Verry says too much physical activity can take a toll on young bodies, especially during major growth periods. “The density of bones tends to be lower before and during a growth spurt, so they can’t handle stress as well,” he cautions. “From about age 6 to 10, bone density is good, the tendons are well established and cartilage is less susceptible to injury. But in pre-adolescent and adolescent years, growth plates open up and bone density goes down. Tissues like ligaments need time to catch up to lengthening bones, so they are not as strong during these phases. All of these things can increase injury risk.” Verry says blood supply to body tissues decreases during growth periods, also making them more susceptible.
To help prevent damage, parents should make sure kids don’t overtrain, overcompete or constantly repeat the same motions. “Between sports seasons, build in several weeks of noncompetitive activity to allow the body some recovery,” Verry advises. “Also, monitor play to avoid overuse injuries. How many innings is your young pitcher throwing in a month? How many pitches is he taking in practice?” Consult a doctor to ensure sports schedules are appropriate, and consider enrolling kids in activities that exercise different parts of the body. Be alert to signs of mental burnout, too, Verry advises.
“Running is something everyone can do at their own level,” says Mona Langenberg, president of GO! St. Louis, a nonprofit that encourages physical fitness. “It doesn’t require practice, training or a set of skills, so it’s a great activity for families to do together. The key is to make it enjoyable for kids so it becomes a lifetime habit.” Langenberg says races and fitness programs sponsored by GO! St. Louis are carefully calibrated for age-appropriate engagement and fun instead of just competition. “Activity should make kids feel good about themselves mentally and physically,” she notes. “Sometimes, well-meaning parents try to push kids into races when they’re too young. We counsel them that our age limits are recommended by medical experts and intended for families’ safety.”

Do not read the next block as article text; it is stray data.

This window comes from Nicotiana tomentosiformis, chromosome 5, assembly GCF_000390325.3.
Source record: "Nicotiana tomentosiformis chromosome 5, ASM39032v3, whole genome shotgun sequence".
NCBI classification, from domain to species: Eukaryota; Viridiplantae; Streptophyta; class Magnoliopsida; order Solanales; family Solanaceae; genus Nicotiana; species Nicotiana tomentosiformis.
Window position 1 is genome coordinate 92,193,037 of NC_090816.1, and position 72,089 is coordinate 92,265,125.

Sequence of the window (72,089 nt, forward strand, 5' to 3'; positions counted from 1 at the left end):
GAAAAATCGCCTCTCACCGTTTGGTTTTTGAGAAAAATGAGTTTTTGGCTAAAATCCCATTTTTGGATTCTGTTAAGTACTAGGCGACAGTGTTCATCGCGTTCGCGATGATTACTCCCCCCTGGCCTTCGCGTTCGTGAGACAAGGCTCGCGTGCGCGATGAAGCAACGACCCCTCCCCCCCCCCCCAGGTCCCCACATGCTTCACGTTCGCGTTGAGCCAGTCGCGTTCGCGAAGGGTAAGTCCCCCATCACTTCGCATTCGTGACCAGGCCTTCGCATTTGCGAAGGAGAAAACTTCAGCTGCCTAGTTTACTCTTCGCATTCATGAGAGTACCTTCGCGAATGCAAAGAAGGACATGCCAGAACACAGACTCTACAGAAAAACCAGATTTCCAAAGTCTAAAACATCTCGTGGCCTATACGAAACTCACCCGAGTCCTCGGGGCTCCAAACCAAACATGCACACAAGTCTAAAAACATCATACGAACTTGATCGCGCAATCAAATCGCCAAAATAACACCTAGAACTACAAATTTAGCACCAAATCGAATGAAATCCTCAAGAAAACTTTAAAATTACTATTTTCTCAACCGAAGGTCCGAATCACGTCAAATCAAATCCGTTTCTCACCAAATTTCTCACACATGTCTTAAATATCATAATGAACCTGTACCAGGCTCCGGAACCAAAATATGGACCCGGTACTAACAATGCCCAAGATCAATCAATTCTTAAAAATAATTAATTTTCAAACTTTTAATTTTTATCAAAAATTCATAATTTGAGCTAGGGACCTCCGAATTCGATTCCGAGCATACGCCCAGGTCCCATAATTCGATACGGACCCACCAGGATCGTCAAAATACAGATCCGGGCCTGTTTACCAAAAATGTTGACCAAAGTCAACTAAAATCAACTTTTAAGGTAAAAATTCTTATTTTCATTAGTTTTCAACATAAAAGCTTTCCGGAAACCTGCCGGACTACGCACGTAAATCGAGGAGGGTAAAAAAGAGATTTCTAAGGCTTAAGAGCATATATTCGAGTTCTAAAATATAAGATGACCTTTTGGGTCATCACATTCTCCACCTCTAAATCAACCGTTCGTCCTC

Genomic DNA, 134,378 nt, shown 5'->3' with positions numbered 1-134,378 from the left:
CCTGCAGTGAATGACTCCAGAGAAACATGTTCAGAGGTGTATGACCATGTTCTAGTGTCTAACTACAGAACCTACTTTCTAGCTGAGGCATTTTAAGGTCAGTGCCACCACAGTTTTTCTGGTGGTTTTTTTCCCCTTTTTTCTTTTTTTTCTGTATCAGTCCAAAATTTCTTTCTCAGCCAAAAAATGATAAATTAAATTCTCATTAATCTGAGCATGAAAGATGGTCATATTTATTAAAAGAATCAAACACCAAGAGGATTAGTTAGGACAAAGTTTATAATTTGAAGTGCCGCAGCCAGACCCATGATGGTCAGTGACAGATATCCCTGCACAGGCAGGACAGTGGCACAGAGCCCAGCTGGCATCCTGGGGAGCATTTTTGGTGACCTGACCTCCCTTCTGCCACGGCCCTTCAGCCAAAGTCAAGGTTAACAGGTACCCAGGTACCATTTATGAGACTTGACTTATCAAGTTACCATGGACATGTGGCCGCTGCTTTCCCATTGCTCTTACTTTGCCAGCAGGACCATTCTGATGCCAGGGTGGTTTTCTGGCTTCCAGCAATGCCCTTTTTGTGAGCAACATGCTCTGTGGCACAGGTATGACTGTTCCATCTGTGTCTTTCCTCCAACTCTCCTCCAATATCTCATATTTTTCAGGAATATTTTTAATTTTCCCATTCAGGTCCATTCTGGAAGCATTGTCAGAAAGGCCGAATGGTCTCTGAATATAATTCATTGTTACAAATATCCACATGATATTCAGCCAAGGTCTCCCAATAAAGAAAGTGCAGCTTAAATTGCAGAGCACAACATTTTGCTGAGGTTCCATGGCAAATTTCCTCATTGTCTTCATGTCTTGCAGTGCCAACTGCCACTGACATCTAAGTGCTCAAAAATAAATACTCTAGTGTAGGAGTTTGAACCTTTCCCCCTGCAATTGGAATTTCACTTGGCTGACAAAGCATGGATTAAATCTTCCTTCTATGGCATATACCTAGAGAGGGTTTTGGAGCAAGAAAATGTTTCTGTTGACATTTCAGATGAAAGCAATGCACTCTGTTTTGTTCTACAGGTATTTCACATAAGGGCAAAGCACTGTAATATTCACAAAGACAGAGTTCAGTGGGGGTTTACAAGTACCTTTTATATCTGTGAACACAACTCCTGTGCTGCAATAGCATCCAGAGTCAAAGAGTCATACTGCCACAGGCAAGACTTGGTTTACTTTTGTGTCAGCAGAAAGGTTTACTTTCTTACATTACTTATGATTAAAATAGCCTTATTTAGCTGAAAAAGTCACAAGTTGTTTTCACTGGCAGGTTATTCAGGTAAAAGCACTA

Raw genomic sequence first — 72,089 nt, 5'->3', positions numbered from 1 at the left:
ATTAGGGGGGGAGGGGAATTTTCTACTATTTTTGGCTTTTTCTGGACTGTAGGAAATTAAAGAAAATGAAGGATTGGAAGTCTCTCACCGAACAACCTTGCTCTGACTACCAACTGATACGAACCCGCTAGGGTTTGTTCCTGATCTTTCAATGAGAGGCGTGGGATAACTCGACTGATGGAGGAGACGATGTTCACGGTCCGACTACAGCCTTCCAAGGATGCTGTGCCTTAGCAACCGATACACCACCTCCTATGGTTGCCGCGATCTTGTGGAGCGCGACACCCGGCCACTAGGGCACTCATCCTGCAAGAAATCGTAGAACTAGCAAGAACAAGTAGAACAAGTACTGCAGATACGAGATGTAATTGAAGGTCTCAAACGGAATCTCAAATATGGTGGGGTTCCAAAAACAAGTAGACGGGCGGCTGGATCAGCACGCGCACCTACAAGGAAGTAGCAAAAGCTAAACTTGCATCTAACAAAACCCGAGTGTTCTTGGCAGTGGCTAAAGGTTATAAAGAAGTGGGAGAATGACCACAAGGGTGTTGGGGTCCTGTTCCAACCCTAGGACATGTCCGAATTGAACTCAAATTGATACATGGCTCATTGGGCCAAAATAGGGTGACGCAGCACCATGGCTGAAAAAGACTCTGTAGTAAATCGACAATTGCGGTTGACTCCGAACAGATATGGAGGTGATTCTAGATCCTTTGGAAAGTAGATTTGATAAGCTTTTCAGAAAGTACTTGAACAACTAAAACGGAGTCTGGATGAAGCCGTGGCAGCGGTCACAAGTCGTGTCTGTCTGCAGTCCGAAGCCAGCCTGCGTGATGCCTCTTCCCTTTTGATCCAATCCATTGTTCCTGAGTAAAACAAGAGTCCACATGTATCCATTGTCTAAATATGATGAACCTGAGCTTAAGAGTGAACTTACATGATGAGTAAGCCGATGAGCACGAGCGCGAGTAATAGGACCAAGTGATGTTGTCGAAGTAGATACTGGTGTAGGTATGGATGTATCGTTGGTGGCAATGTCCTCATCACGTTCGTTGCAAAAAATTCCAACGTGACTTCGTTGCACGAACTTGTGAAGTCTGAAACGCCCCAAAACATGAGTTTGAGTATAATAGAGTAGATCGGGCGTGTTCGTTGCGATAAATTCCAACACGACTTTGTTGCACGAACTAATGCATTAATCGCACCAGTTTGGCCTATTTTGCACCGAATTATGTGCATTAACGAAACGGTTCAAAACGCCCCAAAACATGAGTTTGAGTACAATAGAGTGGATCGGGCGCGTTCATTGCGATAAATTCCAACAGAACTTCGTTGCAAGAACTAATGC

behavior and learning disability resources
If your child is facing a behavior issue or learning problem, you’re not alone, and compassionate, professional care is available in the St. Louis area. Knowing the right questions to ask is important both before and during your appointments.
» ask for help.
“The first step is a good, thorough evaluation by an experienced professional to find out why your child is having issues,” advises Dr. James Feinberg, a child and adolescent clinical psychologist in private practice. He says counselors, social workers, general psychologists, clinical psychologists and child clinical psychologists receive very different levels of training, so it’s important to find a professional with experience, compassion and specialization. “I discourage parents from choosing someone who sees people of all ages,” Feinberg notes. “Young kids and teens require different provider skill sets.”
» find a partner.
There are a number of behavioral health nonprofits and educational institutions that also can help kids and families restore balance. Great Circle provides specialized counseling and mental health services, Miriam operates schools and programs for kids with learning issues, and Thrive Autism Solutions helps families dealing with autism spectrum disorders. Hospital systems like Mercy, BJC HealthCare and SSM Health/SLUCare also offer services and referrals.
» listen and speak.
Liz Kinsella, program director at Thrive, says parents should pay attention when a teacher, daycare administrator or school counselor suggests a child may need help. Parents also should be assertive if their family doctor takes a ‘wait and see’ approach to a child with behavioral or learning problems. “Sometimes doctors worry about offending parents, but early intervention is key, especially for conditions like autism,” she says. “Show the doctor you’re comfortable talking about it so you don’t end up pushing back important care. The right diagnosis is the golden ticket to services that can really help.”